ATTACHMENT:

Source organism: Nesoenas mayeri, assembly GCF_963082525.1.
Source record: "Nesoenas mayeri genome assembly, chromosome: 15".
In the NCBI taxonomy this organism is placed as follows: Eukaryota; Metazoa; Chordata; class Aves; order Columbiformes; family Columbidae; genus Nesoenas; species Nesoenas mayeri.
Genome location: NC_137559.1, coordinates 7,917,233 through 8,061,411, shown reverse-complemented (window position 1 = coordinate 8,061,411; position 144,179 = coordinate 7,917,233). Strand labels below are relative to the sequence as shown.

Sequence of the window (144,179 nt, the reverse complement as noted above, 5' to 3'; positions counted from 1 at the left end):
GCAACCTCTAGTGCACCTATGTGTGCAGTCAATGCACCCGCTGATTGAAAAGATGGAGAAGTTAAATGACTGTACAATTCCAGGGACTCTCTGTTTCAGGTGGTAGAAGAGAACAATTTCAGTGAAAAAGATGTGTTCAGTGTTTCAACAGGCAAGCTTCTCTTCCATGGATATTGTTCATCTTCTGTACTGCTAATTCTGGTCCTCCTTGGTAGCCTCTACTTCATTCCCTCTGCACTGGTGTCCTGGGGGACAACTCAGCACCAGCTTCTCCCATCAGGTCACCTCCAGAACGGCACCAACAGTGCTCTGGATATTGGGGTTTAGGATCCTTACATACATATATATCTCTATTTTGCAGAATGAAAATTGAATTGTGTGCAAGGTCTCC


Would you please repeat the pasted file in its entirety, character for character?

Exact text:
Source organism: Nesoenas mayeri, assembly GCF_963082525.1.
Source record: "Nesoenas mayeri genome assembly, chromosome: 15".
In the NCBI taxonomy this organism is placed as follows: Eukaryota; Metazoa; Chordata; class Aves; order Columbiformes; family Columbidae; genus Nesoenas; species Nesoenas mayeri.
Genome location: NC_137559.1, coordinates 7,917,233 through 8,061,411, shown reverse-complemented (window position 1 = coordinate 8,061,411; position 144,179 = coordinate 7,917,233). Strand labels below are relative to the sequence as shown.

Sequence of the window (144,179 nt, the reverse complement as noted above, 5' to 3'; positions counted from 1 at the left end):
GCAACCTCTAGTGCACCTATGTGTGCAGTCAATGCACCCGCTGATTGAAAAGATGGAGAAGTTAAATGACTGTACAATTCCAGGGACTCTCTGTTTCAGGTGGTAGAAGAGAACAATTTCAGTGAAAAAGATGTGTTCAGTGTTTCAACAGGCAAGCTTCTCTTCCATGGATATTGTTCATCTTCTGTACTGCTAATTCTGGTCCTCCTTGGTAGCCTCTACTTCATTCCCTCTGCACTGGTGTCCTGGGGGACAACTCAGCACCAGCTTCTCCCATCAGGTCACCTCCAGAACGGCACCAACAGTGCTCTGGATATTGGGGTTTAGGATCCTTACATACATATATATCTCTATTTTGCAGAATGAAAATTGAATTGTGTGCAAGGTCTCC